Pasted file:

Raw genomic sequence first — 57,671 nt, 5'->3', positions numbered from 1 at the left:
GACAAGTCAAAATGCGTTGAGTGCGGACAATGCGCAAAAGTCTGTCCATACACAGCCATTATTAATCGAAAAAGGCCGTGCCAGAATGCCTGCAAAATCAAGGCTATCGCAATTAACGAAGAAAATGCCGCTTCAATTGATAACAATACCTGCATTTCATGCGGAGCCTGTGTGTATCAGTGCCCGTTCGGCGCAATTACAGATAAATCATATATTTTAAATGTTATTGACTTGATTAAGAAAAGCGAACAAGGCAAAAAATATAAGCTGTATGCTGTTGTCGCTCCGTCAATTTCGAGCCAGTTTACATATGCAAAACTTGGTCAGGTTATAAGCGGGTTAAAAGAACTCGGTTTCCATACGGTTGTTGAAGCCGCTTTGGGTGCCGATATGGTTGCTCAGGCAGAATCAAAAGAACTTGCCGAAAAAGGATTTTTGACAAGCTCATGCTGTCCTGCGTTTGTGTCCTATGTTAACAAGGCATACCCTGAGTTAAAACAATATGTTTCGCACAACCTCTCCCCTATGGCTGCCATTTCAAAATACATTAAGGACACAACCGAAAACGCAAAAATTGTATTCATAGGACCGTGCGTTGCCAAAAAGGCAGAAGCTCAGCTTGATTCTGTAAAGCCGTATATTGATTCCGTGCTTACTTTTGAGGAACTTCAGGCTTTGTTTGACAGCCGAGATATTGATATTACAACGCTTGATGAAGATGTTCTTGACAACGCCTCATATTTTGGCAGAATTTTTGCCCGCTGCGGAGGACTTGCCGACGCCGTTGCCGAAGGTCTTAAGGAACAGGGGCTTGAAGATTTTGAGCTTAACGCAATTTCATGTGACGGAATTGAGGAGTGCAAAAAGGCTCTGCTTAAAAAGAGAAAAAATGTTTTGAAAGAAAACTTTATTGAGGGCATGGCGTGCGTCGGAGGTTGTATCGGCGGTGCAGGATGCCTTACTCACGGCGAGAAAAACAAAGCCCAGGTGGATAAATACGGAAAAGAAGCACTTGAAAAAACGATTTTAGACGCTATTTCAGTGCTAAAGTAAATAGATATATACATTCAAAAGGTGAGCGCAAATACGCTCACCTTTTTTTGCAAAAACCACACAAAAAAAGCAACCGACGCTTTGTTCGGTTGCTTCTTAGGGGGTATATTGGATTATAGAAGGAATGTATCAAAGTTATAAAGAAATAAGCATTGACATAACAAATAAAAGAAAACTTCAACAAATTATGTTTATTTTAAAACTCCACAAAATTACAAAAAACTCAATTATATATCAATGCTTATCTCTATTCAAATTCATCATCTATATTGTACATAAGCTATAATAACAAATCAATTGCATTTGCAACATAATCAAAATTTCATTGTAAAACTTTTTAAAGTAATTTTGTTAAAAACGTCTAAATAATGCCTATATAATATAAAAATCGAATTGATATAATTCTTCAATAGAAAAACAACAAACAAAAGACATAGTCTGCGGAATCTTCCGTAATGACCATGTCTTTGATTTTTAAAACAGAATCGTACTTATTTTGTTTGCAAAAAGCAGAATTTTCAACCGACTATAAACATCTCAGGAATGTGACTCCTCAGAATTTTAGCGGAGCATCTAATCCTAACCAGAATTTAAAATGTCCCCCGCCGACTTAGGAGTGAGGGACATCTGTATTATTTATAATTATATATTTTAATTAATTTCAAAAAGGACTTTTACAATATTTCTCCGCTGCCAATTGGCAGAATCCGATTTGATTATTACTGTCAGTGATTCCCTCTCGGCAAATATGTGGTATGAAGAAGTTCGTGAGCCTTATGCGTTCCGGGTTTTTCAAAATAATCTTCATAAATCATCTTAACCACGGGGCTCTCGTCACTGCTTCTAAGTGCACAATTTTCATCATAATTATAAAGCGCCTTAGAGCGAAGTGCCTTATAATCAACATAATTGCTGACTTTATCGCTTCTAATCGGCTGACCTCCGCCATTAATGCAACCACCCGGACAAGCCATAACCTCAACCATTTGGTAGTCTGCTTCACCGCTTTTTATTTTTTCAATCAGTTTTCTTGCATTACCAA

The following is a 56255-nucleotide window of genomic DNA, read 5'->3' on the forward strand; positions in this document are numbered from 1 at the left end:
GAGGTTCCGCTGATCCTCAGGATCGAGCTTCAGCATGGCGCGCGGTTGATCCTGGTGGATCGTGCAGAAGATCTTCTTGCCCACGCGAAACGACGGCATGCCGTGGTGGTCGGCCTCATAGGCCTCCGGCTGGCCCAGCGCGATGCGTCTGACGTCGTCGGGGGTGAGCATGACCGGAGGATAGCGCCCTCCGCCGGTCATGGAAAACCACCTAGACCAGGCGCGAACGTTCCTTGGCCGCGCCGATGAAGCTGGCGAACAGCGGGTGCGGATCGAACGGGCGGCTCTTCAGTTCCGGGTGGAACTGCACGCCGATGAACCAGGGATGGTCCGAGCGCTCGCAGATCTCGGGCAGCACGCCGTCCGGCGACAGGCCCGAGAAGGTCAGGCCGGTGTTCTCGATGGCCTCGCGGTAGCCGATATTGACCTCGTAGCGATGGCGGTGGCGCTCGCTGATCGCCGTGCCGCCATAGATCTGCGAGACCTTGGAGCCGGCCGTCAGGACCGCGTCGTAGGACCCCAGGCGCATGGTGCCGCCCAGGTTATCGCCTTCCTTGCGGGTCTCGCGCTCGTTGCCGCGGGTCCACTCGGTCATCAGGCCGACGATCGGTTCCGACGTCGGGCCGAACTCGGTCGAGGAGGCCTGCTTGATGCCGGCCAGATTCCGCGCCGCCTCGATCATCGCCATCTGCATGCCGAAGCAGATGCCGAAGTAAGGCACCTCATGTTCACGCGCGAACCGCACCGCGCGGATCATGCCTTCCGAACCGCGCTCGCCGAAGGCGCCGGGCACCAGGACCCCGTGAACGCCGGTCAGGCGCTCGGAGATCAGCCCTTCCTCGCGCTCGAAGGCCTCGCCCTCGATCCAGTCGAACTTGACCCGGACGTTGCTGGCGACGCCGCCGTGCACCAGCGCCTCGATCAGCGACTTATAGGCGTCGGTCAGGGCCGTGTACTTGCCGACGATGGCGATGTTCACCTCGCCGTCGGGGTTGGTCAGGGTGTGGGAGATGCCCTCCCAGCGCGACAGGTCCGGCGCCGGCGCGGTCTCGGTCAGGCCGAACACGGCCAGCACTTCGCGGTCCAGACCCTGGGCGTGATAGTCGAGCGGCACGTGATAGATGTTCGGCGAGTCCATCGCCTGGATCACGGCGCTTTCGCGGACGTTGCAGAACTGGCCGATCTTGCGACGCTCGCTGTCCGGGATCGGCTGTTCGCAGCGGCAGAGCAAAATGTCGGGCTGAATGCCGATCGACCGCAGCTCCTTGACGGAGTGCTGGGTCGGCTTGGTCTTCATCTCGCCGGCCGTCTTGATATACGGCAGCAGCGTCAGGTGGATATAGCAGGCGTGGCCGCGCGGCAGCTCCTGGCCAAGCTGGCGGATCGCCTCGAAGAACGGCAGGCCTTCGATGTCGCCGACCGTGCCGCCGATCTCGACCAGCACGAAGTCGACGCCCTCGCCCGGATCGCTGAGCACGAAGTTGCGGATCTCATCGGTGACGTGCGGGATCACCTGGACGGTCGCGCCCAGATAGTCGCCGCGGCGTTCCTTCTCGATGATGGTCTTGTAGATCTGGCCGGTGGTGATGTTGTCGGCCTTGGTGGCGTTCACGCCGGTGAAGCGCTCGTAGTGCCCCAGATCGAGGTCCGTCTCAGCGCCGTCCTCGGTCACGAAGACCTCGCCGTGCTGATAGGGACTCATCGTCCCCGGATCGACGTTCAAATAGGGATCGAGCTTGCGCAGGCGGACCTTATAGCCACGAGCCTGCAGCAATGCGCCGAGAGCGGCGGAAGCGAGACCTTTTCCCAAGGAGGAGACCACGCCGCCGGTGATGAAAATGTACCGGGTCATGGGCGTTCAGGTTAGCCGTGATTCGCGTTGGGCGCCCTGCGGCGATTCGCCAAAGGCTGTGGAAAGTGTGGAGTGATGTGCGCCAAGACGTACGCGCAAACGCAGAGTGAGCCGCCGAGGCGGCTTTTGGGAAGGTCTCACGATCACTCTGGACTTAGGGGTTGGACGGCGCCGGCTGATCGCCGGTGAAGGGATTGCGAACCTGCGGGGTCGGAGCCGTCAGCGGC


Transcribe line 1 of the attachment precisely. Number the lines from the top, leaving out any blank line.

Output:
Raw genomic sequence first — 57,671 nt, 5'->3', positions numbered from 1 at the left: